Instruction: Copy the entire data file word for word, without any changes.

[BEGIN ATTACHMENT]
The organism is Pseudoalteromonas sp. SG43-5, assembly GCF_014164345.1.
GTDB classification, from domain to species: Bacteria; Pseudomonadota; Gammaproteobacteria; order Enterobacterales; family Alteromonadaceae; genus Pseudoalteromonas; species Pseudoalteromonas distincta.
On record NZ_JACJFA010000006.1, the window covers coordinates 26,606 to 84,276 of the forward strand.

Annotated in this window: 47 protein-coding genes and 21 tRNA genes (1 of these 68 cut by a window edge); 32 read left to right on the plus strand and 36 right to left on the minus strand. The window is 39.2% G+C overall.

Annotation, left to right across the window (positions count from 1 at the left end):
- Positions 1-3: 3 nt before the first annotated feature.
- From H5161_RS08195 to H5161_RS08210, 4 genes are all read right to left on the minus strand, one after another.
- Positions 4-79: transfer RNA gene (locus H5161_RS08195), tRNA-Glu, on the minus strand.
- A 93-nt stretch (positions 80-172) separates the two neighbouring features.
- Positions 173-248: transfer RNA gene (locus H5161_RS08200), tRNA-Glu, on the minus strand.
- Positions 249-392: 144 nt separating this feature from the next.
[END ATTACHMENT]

The organism is Pseudoalteromonas sp. SG43-5, assembly GCF_014164345.1.
GTDB classification, from domain to species: Bacteria; Pseudomonadota; Gammaproteobacteria; order Enterobacterales; family Alteromonadaceae; genus Pseudoalteromonas; species Pseudoalteromonas distincta.
On record NZ_JACJFA010000006.1, the window covers coordinates 26,606 to 84,276 of the forward strand.

Annotated in this window: 47 protein-coding genes and 21 tRNA genes (1 of these 68 cut by a window edge); 32 read left to right on the plus strand and 36 right to left on the minus strand. The window is 39.2% G+C overall.

Annotation, left to right across the window (positions count from 1 at the left end):
- Positions 1-3: 3 nt before the first annotated feature.
- From H5161_RS08195 to H5161_RS08210, 4 genes are all read right to left on the minus strand, one after another.
- Positions 4-79: transfer RNA gene (locus H5161_RS08195), tRNA-Glu, on the minus strand.
- A 93-nt stretch (positions 80-172) separates the two neighbouring features.
- Positions 173-248: transfer RNA gene (locus H5161_RS08200), tRNA-Glu, on the minus strand.
- Positions 249-392: 144 nt separating this feature from the next.